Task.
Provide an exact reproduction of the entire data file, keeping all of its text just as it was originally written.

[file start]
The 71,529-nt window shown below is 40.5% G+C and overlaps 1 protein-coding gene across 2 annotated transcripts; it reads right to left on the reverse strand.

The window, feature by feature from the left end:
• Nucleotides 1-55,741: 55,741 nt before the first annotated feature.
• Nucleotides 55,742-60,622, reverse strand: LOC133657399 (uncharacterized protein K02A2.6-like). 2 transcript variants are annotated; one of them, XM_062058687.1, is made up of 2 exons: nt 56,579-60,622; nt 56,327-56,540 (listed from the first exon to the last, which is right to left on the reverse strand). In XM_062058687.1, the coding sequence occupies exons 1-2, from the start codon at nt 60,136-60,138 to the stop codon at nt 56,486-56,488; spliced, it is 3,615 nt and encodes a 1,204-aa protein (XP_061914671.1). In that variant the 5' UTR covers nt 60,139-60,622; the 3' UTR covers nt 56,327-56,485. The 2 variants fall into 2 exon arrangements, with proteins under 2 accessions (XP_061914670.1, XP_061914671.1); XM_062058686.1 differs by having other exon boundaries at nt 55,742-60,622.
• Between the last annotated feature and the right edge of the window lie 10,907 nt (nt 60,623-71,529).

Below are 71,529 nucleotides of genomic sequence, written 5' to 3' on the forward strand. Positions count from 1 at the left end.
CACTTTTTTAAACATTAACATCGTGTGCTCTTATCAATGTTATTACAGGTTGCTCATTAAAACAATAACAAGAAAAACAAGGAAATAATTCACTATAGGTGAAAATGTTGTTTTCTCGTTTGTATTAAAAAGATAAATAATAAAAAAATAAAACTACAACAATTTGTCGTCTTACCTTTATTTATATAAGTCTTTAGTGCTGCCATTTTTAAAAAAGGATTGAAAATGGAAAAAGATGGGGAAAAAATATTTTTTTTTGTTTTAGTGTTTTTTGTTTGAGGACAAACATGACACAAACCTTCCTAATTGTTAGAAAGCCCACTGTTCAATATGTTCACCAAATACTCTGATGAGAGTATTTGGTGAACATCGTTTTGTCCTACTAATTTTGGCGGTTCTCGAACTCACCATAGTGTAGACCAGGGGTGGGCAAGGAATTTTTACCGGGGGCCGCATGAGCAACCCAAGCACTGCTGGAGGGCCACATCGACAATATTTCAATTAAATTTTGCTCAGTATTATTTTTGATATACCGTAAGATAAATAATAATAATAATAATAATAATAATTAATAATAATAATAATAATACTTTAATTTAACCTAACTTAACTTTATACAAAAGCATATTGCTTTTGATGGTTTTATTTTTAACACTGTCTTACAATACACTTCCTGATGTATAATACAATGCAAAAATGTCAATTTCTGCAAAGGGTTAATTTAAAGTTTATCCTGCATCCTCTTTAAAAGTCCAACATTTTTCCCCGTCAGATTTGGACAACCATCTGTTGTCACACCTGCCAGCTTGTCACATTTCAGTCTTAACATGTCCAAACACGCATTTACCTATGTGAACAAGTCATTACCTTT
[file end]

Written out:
The 71,529-nt window shown below is 40.5% G+C and overlaps 1 protein-coding gene across 2 annotated transcripts; it reads right to left on the reverse strand.

The window, feature by feature from the left end:
• Nucleotides 1-55,741: 55,741 nt before the first annotated feature.
• Nucleotides 55,742-60,622, reverse strand: LOC133657399 (uncharacterized protein K02A2.6-like). 2 transcript variants are annotated; one of them, XM_062058687.1, is made up of 2 exons: nt 56,579-60,622; nt 56,327-56,540 (listed from the first exon to the last, which is right to left on the reverse strand). In XM_062058687.1, the coding sequence occupies exons 1-2, from the start codon at nt 60,136-60,138 to the stop codon at nt 56,486-56,488; spliced, it is 3,615 nt and encodes a 1,204-aa protein (XP_061914671.1). In that variant the 5' UTR covers nt 60,139-60,622; the 3' UTR covers nt 56,327-56,485. The 2 variants fall into 2 exon arrangements, with proteins under 2 accessions (XP_061914670.1, XP_061914671.1); XM_062058686.1 differs by having other exon boundaries at nt 55,742-60,622.
• Between the last annotated feature and the right edge of the window lie 10,907 nt (nt 60,623-71,529).

Below are 71,529 nucleotides of genomic sequence, written 5' to 3' on the forward strand. Positions count from 1 at the left end.
CACTTTTTTAAACATTAACATCGTGTGCTCTTATCAATGTTATTACAGGTTGCTCATTAAAACAATAACAAGAAAAACAAGGAAATAATTCACTATAGGTGAAAATGTTGTTTTCTCGTTTGTATTAAAAAGATAAATAATAAAAAAATAAAACTACAACAATTTGTCGTCTTACCTTTATTTATATAAGTCTTTAGTGCTGCCATTTTTAAAAAAGGATTGAAAATGGAAAAAGATGGGGAAAAAATATTTTTTTTTGTTTTAGTGTTTTTTGTTTGAGGACAAACATGACACAAACCTTCCTAATTGTTAGAAAGCCCACTGTTCAATATGTTCACCAAATACTCTGATGAGAGTATTTGGTGAACATCGTTTTGTCCTACTAATTTTGGCGGTTCTCGAACTCACCATAGTGTAGACCAGGGGTGGGCAAGGAATTTTTACCGGGGGCCGCATGAGCAACCCAAGCACTGCTGGAGGGCCACATCGACAATATTTCAATTAAATTTTGCTCAGTATTATTTTTGATATACCGTAAGATAAATAATAATAATAATAATAATAATAATTAATAATAATAATAATAATACTTTAATTTAACCTAACTTAACTTTATACAAAAGCATATTGCTTTTGATGGTTTTATTTTTAACACTGTCTTACAATACACTTCCTGATGTATAATACAATGCAAAAATGTCAATTTCTGCAAAGGGTTAATTTAAAGTTTATCCTGCATCCTCTTTAAAAGTCCAACATTTTTCCCCGTCAGATTTGGACAACCATCTGTTGTCACACCTGCCAGCTTGTCACATTTCAGTCTTAACATGTCCAAACACGCATTTACCTATGTGAACAAGTCATTACCTTT